Caldwell, New Jersey is located in northwestern Essex County, approximately 16 miles outside of New York City, and is named in honor of Reverend James Caldwell. In 1837, Reverend Richard Falley Cleveland was serving as pastor of the Caldwell Church, when Grover Cleveland, the 22nd and 24th President of the United States, was born in the church's rectory. In 1939, Caldwell University was founded. It offers 25 undergraduate and 30 graduate programs, including doctoral, master's, certificate, and certification programs. Caldwell, New Jersey, is famous in TV land as being the location of crime boss Tony Soprano's mansion used in the television series The Soprano's.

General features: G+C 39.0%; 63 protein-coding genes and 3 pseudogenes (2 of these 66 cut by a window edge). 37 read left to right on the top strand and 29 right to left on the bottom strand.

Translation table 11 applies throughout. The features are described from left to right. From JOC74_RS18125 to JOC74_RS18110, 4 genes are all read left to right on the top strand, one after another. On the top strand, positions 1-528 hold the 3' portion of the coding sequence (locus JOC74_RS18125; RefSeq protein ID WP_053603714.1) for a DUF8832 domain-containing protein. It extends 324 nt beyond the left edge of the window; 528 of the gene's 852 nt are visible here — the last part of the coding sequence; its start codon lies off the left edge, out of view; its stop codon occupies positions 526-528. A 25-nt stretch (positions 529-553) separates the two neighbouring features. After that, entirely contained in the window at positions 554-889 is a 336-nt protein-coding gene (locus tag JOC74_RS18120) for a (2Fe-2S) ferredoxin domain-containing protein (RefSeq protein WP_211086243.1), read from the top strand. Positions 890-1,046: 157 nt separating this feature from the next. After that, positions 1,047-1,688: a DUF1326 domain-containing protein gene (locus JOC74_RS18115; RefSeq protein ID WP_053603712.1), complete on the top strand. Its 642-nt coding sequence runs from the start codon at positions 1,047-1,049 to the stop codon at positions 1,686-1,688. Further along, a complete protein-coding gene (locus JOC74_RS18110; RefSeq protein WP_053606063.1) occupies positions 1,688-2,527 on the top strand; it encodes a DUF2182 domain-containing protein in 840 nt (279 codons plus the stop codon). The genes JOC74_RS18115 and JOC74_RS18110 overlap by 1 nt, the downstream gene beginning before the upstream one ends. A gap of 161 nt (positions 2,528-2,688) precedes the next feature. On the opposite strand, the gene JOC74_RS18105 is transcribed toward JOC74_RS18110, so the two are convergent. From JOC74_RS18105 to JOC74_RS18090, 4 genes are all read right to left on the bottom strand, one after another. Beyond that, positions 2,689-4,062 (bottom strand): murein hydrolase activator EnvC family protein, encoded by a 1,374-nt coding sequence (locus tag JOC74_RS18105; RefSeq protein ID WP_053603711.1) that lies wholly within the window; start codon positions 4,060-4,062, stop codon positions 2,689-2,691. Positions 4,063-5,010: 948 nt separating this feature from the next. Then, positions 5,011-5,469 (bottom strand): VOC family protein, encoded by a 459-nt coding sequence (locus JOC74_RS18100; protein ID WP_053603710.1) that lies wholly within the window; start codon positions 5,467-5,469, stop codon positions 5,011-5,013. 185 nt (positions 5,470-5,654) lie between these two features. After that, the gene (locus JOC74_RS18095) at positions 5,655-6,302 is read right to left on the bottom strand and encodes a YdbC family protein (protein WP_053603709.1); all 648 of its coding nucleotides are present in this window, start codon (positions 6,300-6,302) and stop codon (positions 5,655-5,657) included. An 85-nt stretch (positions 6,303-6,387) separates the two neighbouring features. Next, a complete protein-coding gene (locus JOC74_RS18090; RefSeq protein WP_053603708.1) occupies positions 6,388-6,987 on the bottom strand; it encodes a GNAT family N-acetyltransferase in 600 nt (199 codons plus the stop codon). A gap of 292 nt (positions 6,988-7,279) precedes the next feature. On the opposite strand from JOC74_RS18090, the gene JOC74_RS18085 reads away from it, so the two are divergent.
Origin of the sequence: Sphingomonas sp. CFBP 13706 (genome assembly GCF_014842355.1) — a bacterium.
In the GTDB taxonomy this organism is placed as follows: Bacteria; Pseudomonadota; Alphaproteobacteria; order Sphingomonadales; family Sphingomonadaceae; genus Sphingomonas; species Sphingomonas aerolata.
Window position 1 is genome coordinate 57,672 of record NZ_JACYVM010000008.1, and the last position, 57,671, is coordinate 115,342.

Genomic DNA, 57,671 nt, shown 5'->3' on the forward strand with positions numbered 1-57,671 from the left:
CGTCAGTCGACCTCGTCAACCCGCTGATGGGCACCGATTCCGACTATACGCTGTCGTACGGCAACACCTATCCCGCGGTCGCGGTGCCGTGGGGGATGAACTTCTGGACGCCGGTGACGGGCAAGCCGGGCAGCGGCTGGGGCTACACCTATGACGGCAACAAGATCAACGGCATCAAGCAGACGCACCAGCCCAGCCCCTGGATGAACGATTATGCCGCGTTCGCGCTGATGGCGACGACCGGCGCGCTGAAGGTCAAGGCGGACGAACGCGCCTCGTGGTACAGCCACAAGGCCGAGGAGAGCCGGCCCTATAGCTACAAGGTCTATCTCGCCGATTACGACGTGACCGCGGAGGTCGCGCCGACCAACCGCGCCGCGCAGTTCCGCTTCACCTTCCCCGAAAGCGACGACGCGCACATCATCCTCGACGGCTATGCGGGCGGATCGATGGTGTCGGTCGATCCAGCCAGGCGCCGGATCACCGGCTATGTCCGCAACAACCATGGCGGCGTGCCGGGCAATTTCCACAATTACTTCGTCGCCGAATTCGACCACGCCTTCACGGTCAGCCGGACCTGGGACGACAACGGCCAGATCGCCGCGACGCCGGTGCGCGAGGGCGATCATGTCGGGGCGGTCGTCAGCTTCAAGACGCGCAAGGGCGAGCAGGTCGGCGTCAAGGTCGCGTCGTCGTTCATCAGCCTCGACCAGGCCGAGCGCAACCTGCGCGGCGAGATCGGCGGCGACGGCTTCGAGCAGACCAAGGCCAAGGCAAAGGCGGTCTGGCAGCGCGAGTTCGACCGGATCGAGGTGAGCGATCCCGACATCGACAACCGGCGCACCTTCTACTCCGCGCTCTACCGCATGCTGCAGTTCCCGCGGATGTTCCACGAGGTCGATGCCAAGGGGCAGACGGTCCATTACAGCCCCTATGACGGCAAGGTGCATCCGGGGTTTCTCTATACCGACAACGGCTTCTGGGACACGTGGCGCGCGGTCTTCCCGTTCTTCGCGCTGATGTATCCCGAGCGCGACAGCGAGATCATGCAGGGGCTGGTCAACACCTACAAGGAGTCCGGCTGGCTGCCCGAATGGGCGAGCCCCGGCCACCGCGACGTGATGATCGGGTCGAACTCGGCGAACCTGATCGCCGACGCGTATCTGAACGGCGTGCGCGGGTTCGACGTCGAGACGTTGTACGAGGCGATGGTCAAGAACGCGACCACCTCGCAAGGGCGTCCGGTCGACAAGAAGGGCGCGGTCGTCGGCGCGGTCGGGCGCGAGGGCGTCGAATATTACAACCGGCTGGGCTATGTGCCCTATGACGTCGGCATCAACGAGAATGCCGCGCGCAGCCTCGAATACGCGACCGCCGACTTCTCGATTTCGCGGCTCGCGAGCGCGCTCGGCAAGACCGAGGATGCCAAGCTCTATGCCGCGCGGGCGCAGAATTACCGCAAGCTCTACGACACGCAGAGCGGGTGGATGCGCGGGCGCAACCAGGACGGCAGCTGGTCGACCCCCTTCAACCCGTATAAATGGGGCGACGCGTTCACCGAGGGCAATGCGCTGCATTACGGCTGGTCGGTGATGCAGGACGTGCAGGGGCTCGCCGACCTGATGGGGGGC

There is an elementary school in Union, NJ, named in honor of Hannah Caldwell. She is also memoralized on the seal of Union, NJ.
Rev James Caldwell was the Grandfather of John Caldwell Calhoun, the 7th Vice President of United States of America under John Quincy Adams and Andrew Jackson. He was also a US Senator from South Carolina, the 16th US Secretary of State, 10th US Secretary of War, and Member of the US House of Representatives. There is a full body statue of John Caldwell Calhoun located in the US Capitol building in Washington, D.C.
Capt John Caldwell's son William and wife Rebecca, are Julie's 6th Great-Uncle and Aunt. They had a son named William Caldwell. While working for the Indian Department during the American Revolutionary War, he met a Shawnee Indian woman, at a Mohawk refugee camp near Fort Niagara, named Bright Horn "Sarah" Rising Sun. They married and had one child, named Sauganash "Billy Caldwell." Billy would later negotiate treaties on behalf of the United Nations of Chippewa, Ottawa, and Potawatomi, with the United States, and became a leader of a Potawatomi band at Trader's Point (Iowa Territory).